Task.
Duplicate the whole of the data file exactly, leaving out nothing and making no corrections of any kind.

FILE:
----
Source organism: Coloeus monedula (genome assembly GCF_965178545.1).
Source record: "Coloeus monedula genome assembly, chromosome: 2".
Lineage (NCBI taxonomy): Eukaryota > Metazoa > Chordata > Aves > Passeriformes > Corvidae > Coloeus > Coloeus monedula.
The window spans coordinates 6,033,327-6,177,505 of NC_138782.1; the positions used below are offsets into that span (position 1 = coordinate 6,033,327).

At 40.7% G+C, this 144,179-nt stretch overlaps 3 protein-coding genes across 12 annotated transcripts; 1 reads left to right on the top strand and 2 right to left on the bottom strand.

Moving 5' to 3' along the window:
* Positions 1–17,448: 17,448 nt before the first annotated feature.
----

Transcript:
Source organism: Coloeus monedula (genome assembly GCF_965178545.1).
Source record: "Coloeus monedula genome assembly, chromosome: 2".
Lineage (NCBI taxonomy): Eukaryota > Metazoa > Chordata > Aves > Passeriformes > Corvidae > Coloeus > Coloeus monedula.
The window spans coordinates 6,033,327-6,177,505 of NC_138782.1; the positions used below are offsets into that span (position 1 = coordinate 6,033,327).

At 40.7% G+C, this 144,179-nt stretch overlaps 3 protein-coding genes across 12 annotated transcripts; 1 reads left to right on the top strand and 2 right to left on the bottom strand.

Moving 5' to 3' along the window:
* Positions 1–17,448: 17,448 nt before the first annotated feature.